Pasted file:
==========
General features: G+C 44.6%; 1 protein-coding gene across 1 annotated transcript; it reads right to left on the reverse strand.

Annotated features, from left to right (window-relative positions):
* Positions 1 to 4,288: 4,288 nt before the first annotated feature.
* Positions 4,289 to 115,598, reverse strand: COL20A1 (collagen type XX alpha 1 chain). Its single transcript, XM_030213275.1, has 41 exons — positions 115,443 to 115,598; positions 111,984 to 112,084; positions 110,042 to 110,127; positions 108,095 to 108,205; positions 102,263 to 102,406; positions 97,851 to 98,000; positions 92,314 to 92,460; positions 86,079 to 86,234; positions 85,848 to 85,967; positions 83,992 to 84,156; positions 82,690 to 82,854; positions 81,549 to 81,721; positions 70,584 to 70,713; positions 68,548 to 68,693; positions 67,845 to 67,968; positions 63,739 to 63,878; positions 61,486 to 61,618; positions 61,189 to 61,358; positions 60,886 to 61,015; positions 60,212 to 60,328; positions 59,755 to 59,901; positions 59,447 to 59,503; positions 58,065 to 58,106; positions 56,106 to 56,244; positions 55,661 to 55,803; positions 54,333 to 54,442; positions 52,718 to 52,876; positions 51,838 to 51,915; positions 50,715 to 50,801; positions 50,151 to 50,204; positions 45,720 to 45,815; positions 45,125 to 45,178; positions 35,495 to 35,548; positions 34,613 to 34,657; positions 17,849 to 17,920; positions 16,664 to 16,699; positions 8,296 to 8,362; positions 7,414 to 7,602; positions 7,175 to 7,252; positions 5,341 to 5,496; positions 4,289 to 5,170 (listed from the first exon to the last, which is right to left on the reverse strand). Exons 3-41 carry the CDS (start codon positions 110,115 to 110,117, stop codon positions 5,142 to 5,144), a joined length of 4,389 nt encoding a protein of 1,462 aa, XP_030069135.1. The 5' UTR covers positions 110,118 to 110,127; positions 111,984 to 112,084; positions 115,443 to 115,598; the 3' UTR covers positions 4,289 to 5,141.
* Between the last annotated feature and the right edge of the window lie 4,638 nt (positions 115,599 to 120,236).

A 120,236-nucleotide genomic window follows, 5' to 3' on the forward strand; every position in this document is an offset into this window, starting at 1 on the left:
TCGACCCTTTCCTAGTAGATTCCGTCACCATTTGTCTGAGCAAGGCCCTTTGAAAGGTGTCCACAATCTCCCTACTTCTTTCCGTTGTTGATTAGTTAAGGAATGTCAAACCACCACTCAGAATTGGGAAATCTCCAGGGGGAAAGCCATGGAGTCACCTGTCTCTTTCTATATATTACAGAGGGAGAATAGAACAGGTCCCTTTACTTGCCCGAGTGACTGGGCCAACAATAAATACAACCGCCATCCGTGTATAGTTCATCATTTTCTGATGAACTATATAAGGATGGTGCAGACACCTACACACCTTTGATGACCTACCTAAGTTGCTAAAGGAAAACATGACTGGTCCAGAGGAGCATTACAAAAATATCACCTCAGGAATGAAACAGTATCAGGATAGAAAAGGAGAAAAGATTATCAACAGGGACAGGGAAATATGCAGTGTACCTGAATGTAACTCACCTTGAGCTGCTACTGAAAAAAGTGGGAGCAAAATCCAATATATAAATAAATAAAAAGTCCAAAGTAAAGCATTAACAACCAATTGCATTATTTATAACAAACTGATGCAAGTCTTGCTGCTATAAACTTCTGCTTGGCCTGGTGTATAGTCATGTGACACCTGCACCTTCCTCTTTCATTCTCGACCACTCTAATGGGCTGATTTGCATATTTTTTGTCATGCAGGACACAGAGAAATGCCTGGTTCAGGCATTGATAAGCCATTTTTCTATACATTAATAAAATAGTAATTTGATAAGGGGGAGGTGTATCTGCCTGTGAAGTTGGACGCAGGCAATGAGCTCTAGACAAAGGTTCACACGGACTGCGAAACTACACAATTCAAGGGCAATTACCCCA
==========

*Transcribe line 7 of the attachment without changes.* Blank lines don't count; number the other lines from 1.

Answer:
TCGACCCTTTCCTAGTAGATTCCGTCACCATTTGTCTGAGCAAGGCCCTTTGAAAGGTGTCCACAATCTCCCTACTTCTTTCCGTTGTTGATTAGTTAAGGAATGTCAAACCACCACTCAGAATTGGGAAATCTCCAGGGGGAAAGCCATGGAGTCACCTGTCTCTTTCTATATATTACAGAGGGAGAATAGAACAGGTCCCTTTACTTGCCCGAGTGACTGGGCCAACAATAAATACAACCGCCATCCGTGTATAGTTCATCATTTTCTGATGAACTATATAAGGATGGTGCAGACACCTACACACCTTTGATGACCTACCTAAGTTGCTAAAGGAAAACATGACTGGTCCAGAGGAGCATTACAAAAATATCACCTCAGGAATGAAACAGTATCAGGATAGAAAAGGAGAAAAGATTATCAACAGGGACAGGGAAATATGCAGTGTACCTGAATGTAACTCACCTTGAGCTGCTACTGAAAAAAGTGGGAGCAAAATCCAATATATAAATAAATAAAAAGTCCAAAGTAAAGCATTAACAACCAATTGCATTATTTATAACAAACTGATGCAAGTCTTGCTGCTATAAACTTCTGCTTGGCCTGGTGTATAGTCATGTGACACCTGCACCTTCCTCTTTCATTCTCGACCACTCTAATGGGCTGATTTGCATATTTTTTGTCATGCAGGACACAGAGAAATGCCTGGTTCAGGCATTGATAAGCCATTTTTCTATACATTAATAAAATAGTAATTTGATAAGGGGGAGGTGTATCTGCCTGTGAAGTTGGACGCAGGCAATGAGCTCTAGACAAAGGTTCACACGGACTGCGAAACTACACAATTCAAGGGCAATTACCCCA